The ultimate victory of the Indochinese revolution has profound significance for the global order that emerged from the Second World War. After so much heroism and sacrifice the Vietnamese revolutionary movement has at last achieved the goal of which it was deprived by the way that war was concluded. The Vietnamese have sustained an unprecedented epic of three decades of struggle against the most terrible onslaughts ever unleashed by imperialism. They have inflicted a massive military, political and moral defeat upon us imperialism and all its minions from Saigon to Downing Street. Their victory is a blow to illusions in harmonious collaboration among the major powers and an inspiration to the new revolutionary forces that the Vietnamese liberation struggle has helped to bring into existence throughout the capitalist world.
In the last decade alone the United States, gendarme of the ‘free world’, dropped nearly 7 million tons of explosives on Vietnam—more than three times the total tonnage dropped by all combatants during the Second World War. Three and a half million acres were sprayed with 19 million gallons of defoliant. At least 6 million casualties were caused by the machinery of counter-revolution. During this same period the liberation forces destroyed 8,000 aircraft, including 4,500 helicopters; they forced the evacuation of over half a million us troops, including elite military formations; finally, they have routed 1½ million Saigon troops, lavishly equipped and protected by the world’s third largest air-force. Imperialism’s attempts to escape defeat by widening and escalating the conflict have extended the scope of its military defeat and added to its burden of infamy. In every part of the world those who aided or abetted the subjugation of Indochina share that infamy and defeat. We should not forget that British governments, especially British Labour governments, were accomplices of every phase of the cycle of repression and its attendant diplomacy—from 1945, when British occupation forces in South Vietnam sought to re-install French colonial rule with the aid of re-deployed Japanese troops, to the last-ditch attempts in 1974 to salvage the Lon Nol regime, whose seat at the United Nations was maintained by the voice and vote of the British delegate.
The extraordinary resilience of the Vietnamese liberation movement can only be explained by a political strategy rooted in the aspirations of the oppressed and exploited masses, especially those of the countryside. This supremely successful national liberation struggle was based on the defence of the class interests of the poor against the depredations of land-lords and moneylenders, officers and bureaucrats alike. By contrast, the regime in Saigon never succeeded in securing a viable social basis despite the vast resources put at its command: the eventual collapse of the South Vietnamese ‘state’ was triggered by the revolt of Montagnard tribesmen trained and organized by the cia.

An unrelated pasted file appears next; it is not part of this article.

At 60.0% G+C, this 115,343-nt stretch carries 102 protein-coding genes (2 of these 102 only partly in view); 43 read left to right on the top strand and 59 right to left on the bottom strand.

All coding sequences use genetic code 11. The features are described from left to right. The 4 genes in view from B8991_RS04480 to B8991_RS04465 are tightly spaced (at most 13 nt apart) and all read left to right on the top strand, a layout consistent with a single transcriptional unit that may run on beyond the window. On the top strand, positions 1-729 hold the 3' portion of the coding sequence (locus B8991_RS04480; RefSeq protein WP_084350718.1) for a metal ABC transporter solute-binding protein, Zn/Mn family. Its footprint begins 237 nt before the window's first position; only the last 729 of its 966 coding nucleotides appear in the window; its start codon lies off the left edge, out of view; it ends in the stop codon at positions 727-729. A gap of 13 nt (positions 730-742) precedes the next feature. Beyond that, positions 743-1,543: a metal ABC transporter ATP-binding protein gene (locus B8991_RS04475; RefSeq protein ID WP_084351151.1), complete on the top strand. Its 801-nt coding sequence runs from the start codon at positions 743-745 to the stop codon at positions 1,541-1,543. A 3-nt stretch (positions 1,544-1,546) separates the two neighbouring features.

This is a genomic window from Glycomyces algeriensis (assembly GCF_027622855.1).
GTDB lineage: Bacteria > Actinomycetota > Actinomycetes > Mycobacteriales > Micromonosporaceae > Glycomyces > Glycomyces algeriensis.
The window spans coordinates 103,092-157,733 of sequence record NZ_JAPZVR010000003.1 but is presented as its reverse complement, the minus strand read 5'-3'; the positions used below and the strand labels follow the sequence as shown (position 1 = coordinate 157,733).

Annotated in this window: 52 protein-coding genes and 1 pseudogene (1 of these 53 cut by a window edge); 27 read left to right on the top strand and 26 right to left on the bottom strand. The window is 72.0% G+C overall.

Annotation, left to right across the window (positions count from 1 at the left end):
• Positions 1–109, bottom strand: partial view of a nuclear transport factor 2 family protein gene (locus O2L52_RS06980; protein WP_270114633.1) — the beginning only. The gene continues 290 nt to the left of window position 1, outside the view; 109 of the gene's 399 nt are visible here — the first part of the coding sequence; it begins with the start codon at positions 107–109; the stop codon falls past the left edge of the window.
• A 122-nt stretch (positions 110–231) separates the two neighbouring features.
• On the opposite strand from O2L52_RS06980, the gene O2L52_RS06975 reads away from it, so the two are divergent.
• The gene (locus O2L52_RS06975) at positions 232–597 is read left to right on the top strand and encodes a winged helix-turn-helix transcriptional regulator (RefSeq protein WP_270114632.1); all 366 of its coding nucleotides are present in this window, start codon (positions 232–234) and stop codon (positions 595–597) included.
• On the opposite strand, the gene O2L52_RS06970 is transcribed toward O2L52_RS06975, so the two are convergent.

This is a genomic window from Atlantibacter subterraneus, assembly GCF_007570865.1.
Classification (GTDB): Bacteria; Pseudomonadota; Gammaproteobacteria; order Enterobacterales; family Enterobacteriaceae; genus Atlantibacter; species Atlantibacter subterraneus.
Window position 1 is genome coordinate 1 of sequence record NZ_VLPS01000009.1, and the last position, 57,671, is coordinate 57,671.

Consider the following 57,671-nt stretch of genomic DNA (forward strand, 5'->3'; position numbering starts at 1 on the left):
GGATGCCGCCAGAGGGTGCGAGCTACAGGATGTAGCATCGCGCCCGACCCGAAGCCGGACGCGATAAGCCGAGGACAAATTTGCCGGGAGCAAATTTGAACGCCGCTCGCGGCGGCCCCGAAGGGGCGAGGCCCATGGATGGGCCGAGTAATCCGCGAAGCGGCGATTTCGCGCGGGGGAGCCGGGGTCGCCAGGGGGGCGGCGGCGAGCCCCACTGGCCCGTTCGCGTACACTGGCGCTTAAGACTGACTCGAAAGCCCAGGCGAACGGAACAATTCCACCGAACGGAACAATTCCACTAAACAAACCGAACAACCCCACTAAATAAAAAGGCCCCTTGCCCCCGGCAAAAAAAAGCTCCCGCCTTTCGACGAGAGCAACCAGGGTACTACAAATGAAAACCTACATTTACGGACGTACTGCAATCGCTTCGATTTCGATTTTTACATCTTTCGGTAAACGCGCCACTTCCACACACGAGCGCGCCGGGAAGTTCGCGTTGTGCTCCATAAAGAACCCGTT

In achieving the necessary combination of national liberation and social revolution the Vietnamese Communists drew on many of the best traditions of the international workers’ movement which produced them. But this triumphant conclusion was only reached at enormous cost after a struggle which was repeatedly interrupted and delayed by the conditional character of the support that was, in sober fact, materially indispensable to its victory: that of the Soviet Union and China. In the end the fate of Indochina has been settled by the ordinary peasants, workers and soldiers of Indochina itself and not by the statesmen who devised Yalta, Geneva and Paris. It has been shown that the belligerence of imperialism cannot be contained by a policy of self-imposed retreat and voluntary concession, but must be driven back by the hard blows of a popular revolutionary force which appeals directly to the populations of the imperialist states over the heads of their rulers. The growth of solidarity with the national liberation movements and of opposition to the war throughout the world—above all in the United States itself—critically restricted imperialism’s room for manoeuvre and materially contributed to its defeat.
Indochina has been lost to capitalism at a time of mounting disarray on every front: slumpflation, 15 million unemployed in the advanced capitalist countries, together with the diverse political convulsions which removed Nixon, Heath, Brandt, Tanaka, Selassie, Caetano, Papadopoulos and Kittikachorn in less than a year. The precise tactics and strategy which triumphed in Indochina no doubt apply only to a limited number of countries: even in many third world states the decisive battles may well be fought as much in the towns and cities as in the countryside. But the example of a socialist revolution succeeding against such formidable opposition, and after so many cruel disappointments, will stimulate the struggles of the exploited and oppressed everywhere. It will have a special resonance in those many lands where the hopes aroused by the defeat of fascism in the Second World War were to be subsequently frustrated or repressed: in Madrid and Barcelona, Lisbon and Luanda, Milan and Athens, Manila and Seoul. In 1968 the Tet offensive helped to detonate the May events in France. The immediate reverberations of the liberation of Indochina cannot yet be seen, but they will already be silently making history.